Named after the ancient Judean king Alexander Yannai, the Alexander River north of Netanya was in a sorry state until a 1994 restoration project transformed the area into a lovely, wheelchair-accessible nature reserve. The beach is at the spot where the river runs into the sea.
Considered by many to be Israel’s most beautiful beach and kite-surfing locale, Yannai is pristine and quiet. The Israel Parks and Nature Authority has posted signs with information on the natural features of the beach and its wildlife.
You can camp overnight here, and there are picnic tables, restaurants and showers. Don’t miss the nearby eucalyptus grove and ancient ruins.
Entrance fee. Information: 09-866-6230.
The best place to snorkel in Eilat, Coral Beach is a popular diving reef and a family-friendly beach. Its setting on the world’s northernmost coral reef affords visitors an amazing place to see the multicolored coral garden and the Red Sea aquatic creatures that inhabit it.
Rent a snorkel, mask, flippers and life jacket, walk along a short pier and step down into shallow warm water teeming with tropical delights. Sunshades and loungers, hot showers and a snack kiosk are available.
Entrance fee. Information: 08-637-6829.
The entire west flank of Tel Aviv is one long shoreline lined with beaches. Banana Beach, located on the southernmost edge near Jaffa, has become a sort of hippie bohemian sanctuary on Friday evenings. It’s a great place to end a walking tour of Tel Aviv, as young people begin gathering here at sunset for drum circles, singing and dancing on the cliffs.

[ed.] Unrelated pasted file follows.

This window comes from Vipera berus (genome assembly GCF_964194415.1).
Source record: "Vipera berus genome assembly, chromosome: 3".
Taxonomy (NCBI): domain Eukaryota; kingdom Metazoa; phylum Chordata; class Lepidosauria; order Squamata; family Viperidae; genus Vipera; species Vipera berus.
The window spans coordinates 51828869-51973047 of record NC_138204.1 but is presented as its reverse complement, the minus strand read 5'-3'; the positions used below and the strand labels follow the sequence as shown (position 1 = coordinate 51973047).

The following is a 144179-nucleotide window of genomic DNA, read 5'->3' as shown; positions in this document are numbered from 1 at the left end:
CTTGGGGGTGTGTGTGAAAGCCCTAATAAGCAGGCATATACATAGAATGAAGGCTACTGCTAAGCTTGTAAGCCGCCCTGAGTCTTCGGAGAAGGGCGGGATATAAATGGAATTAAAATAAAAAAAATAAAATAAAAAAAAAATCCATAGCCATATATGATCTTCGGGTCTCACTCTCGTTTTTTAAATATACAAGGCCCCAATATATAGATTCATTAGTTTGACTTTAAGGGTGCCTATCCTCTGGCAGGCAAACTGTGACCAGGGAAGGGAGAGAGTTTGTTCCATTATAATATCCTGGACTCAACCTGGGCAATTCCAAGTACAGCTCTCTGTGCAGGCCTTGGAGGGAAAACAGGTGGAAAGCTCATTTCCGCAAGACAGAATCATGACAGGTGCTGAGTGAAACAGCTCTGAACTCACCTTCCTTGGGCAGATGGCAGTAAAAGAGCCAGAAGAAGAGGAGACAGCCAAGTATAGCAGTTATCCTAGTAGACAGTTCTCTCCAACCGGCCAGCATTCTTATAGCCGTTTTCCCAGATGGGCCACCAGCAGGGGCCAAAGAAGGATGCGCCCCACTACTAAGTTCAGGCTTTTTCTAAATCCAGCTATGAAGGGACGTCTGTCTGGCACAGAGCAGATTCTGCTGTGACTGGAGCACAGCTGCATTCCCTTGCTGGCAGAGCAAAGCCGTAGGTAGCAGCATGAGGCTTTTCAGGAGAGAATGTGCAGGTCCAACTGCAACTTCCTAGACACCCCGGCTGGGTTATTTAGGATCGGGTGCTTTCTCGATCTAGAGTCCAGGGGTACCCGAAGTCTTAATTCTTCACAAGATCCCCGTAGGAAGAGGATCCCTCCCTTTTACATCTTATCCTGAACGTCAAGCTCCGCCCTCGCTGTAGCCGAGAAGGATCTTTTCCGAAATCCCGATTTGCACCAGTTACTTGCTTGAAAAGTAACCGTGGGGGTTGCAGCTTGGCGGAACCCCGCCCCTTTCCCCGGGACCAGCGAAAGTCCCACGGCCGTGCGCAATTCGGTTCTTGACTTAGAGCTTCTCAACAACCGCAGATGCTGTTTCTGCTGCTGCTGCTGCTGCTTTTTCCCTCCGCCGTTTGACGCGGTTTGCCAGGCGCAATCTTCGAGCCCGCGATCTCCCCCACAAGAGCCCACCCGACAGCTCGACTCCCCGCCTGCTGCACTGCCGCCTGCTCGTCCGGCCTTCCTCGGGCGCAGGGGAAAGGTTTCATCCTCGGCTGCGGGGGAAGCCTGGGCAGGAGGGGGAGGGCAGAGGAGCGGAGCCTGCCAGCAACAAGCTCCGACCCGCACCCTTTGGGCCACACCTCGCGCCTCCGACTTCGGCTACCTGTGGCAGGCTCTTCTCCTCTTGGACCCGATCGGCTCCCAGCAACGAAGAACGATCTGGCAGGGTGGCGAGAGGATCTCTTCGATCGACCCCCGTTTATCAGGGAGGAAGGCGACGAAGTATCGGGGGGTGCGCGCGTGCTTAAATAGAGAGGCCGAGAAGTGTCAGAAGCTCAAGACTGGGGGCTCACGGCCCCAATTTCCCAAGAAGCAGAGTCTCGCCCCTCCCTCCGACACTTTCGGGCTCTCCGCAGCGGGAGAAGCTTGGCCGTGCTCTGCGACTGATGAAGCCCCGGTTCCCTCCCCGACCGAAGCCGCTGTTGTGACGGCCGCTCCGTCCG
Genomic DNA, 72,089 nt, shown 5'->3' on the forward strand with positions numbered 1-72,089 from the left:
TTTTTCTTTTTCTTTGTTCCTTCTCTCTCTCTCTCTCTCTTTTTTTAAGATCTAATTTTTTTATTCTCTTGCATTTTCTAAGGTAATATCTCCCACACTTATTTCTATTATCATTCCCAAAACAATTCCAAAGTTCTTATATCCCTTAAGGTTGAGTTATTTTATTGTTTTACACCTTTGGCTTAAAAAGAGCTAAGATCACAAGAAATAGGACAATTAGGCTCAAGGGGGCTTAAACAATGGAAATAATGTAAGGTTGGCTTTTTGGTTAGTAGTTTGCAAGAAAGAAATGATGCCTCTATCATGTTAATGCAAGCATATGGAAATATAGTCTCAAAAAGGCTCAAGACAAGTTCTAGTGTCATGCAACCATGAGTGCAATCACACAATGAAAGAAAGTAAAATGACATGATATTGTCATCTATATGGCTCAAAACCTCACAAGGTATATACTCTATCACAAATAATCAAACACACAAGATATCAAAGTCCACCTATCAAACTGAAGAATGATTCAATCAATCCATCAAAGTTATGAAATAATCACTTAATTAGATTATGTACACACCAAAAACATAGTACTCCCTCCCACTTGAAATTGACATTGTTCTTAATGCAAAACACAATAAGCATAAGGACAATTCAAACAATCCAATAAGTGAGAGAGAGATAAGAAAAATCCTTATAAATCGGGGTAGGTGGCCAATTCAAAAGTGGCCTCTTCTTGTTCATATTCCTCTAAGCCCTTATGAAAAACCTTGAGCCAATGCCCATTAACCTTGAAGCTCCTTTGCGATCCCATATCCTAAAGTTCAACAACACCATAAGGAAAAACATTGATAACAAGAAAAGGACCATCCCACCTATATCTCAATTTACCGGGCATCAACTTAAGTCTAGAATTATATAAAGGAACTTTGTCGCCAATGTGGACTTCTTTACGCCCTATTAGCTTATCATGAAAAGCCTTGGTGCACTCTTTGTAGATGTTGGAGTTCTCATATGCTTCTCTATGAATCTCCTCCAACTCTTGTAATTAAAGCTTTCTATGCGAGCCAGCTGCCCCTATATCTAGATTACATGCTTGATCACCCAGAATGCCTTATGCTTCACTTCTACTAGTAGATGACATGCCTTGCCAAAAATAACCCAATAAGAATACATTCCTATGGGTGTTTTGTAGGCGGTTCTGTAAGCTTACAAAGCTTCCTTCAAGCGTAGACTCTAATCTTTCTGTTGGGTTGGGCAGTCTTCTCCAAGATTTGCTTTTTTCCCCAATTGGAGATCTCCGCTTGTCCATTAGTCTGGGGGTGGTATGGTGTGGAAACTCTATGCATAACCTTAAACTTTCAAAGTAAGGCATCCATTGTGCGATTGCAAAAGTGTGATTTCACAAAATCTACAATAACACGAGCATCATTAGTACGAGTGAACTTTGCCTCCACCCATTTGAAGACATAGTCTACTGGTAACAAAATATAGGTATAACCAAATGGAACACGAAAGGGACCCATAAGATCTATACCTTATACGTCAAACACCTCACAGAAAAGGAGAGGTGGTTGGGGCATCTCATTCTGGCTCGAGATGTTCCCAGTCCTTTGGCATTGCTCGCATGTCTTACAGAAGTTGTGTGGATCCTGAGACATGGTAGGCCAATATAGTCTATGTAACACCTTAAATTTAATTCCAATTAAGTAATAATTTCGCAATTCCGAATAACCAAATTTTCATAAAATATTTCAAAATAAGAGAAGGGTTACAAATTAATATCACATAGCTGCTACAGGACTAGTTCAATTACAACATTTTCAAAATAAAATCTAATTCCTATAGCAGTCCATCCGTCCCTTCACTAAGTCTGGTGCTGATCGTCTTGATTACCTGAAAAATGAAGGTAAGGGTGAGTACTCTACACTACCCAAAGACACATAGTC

The rest of the week, it’s a fairly tranquil spot where you’ll find people sunbathing or playing Matkot, Israeli beach paddleball. The Banana Beach café right on the sand screens films and sports events in the evenings for free. You can rent surfboards and wind surfers, or sign up for surfing lessons, at the Galim surf shop.
No entrance fee; sand chairs available for hire.
4. Mineral Beach (Dead Sea)
You want mud? You got it. Whereas at many Dead Sea beaches you can buy packets of its famous mineral-rich mud to slather on your skin, at Mineral Beach there’s a huge mud pit to climb into. Prefer a natural Jacuzzi? There’s one here, too, fashioned out of hot sulfur pools.
When you get tired of floating on the Dead Sea, try the freshwater pool. At this clean and accessible beach, you can rent a towel or locker, get a health treatment or lie on a tanning bed.
The site also has an amphitheater, a cafeteria and showers to wash off the mud and sand. Mineral Beach is on the northern end of the Dead Sea, so it’s a fast destination from Jerusalem and the surface is less pebbly than at the more southern beaches. (If you’re into sunbathing in the buff, nearby Neve Midbar Beach has a secluded section for nudists.)
Entrance fee. Information: 02-994-4888.
This central Haifa beach has pretty gardens along its long boardwalk promenade, beachside restaurants, pubs and coffee shops, free parking, benches and sitting areas, a dance arena (with weekly public dances and Israeli folk dancing on Saturdays), an amphitheatre for summer events, sports and playgrounds and a pool for toddlers. It’s even got Wi-Fi.
The picturesque boardwalk runs from its southern tip to the northern part of Carmel Beach next door. For the disabled, Dado offers reserved parking, adapted showers and bathrooms, and ramps for easy access to and from the beach.